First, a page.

Last October, Rajiv Srivatsa, Co-founder of omnichannel furniture brand, sent shock waves through India’s startup ecosystem when he decided to step down from his leadership role.
The IIT-Madras and IIM-Bangalore graduate had spent over 10 years at MNCs, including Infosys, Cognizant, and Yahoo, before starting Urban Ladder in 2012 with Ashish Goel.
When he decided to call it quits, Rajiv had no Plan B. The big question was: what next?
In a blog post, he wrote: “I am starting with a reasonably blank slate. The plan is to explore various avenues in the coming months before choosing a specific path.”
Seven months later, Rajiv is treading a new path.
In an exclusive interview withShradha Sharma, Rajiv revealed that he would be starting operations for , a global VC and startup generator that aims to enable entrepreneurs to build and scale global businesses.
A startup that creates startups
Speaking about Antler’s scope of work, he said it was a startup and an early-stage VC firm with a two-year-old model.
“It aims to find entrepreneurs at the minus-one to zero phase; those who want to get into entrepreneurship and maybe just have an idea and not even a co-founder. Over a 10-week period, Antler can take them to their co-founder and idea; over the next four months, it aims to take them to Series A-readiness,” Rajiv says.
He adds the firm focuses on the earlier stage of entrepreneurship. “If you can build 70-100 such startups in a year that would be phenomenal. That's what Antler is trying to do.”
Speaking about his Urban Ladder journey and the conscious decision to step back, he says that an entrepreneur’s journey is a phenomenal one, with many highs and lows.
“An entrepreneur dons multiple hats, including founder, board member, and professional. They want to create a legacy, and we did that with Urban Ladder, which aimed to make Indian homes beautiful,” he says.
Play to your strengths
However, Rajiv believes the journey is also an individual one, and leads to realisations about yourself, your strengths, and your weaknesses.
“You realise that there are individuals better suited to do what you are doing. When I donned the professional’s hat, I felt that my energies were better suited for something else,” he says.
It’s not easy to come to this realisation, and necessitates a lot of introspection. “Ashish and I had always discussed this. I felt he was far better to run this and in 2018 I decided to transition out. I did it by 2019 with a blank slate,” Rajiv recalls.
Not many have the chance or drive to reset and restart at 40, but Rajiv was keen to. “Jack Ma says that in your 40s you must do something that plays to your strengths. To get to that, I did a lot of introspection and talked to a lot of people with no bias. This got me many inputs.”
The former co-founder of Urban Ladder realised that he loved “working in the startup ecosystem and making people successful” as much as he loved “building systems and products”. “It was a mix of being a player and a coach,” he says.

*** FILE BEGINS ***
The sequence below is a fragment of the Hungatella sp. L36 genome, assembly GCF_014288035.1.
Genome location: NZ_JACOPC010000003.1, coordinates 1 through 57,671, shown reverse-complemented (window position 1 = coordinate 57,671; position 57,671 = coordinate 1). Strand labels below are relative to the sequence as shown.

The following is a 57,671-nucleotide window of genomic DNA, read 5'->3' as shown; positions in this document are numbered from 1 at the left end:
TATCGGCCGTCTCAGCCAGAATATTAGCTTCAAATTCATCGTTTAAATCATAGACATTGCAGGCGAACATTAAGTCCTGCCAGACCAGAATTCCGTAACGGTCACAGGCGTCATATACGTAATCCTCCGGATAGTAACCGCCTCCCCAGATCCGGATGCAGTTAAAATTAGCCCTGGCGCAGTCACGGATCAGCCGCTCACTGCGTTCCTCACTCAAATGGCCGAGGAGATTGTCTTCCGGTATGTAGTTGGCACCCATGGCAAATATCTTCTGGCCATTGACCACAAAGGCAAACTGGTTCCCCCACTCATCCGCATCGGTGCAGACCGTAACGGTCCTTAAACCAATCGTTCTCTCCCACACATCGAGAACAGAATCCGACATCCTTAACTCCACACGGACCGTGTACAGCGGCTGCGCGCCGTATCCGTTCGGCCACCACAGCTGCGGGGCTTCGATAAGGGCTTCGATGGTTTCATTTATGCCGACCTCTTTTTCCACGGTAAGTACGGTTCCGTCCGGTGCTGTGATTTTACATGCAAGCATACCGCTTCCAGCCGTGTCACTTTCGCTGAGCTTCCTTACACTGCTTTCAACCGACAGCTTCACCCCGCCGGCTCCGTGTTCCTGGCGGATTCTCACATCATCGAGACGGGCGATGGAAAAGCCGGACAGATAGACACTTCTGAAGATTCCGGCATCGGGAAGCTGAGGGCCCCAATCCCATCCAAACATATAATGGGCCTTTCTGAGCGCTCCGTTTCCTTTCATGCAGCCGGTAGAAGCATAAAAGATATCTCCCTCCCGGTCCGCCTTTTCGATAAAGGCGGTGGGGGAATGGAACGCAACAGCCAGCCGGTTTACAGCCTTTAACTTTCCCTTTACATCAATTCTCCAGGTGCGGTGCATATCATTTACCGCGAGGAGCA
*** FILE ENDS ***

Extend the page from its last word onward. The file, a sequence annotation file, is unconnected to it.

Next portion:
That led him to understand that instead of building a startup or joining a successful one in a top role, he would be a better fit at an early-stage VC because “it involves coaching and building”.
Rajiv says that the last 10 years have shown that the Indian startup ecosystem has matured and there’s a lot of talent, but “everyone is vying for the same talent”. “You need to work earlier on in that funnel to widen it and create more talent,” he says.
The Antler model
Over the first 10 weeks of the lockdown, Rajiv spoke to many people at Singapore-headquartered Antler and says he felt an energy equivalent to that as when he started Urban Ladder.
“It’s a sector-agnostic model that’s in eight countries in two years. And I was excited by the vision to create the next hundreds and thousands of startups at Antler, and make a real impact on founders,” he says.
On why Antler will stand out in a market like India, Rajiv says he has spoken to a lot of entrepreneurs in the last four years or so and two questions are most commonly asked. “These are: How to find a co-founder and what are the things that I need to do in the early stage that kickstarts me as an entrepreneur and my product/service towards fund-raising?”
The Antler model comes in at a time where an aspiring entrepreneur doesn’t know what comes next and how to go about things.
“We want to pick that person who has an idea or a product in mind, and figure out how to match them with the right people. Antler is building a technology platform to understand all this. It is feeding in a lot of data, and things will be different for different markets. The point is that we come in at a much earlier stage as compared to other accelerators and startup generators and add a lot of value,” Rajiv says.
Rajiv believes that all stakeholders must work together to increase the market size.
“India has 30 unicorns today. In the next two decades, this number can be in the hundreds…hundreds of companies that are built for scale. We need to do that together. Twenty years later, we may compete for the same pie, but not today,” Rajiv says.
Edited by Teja Lele and Dipti Nair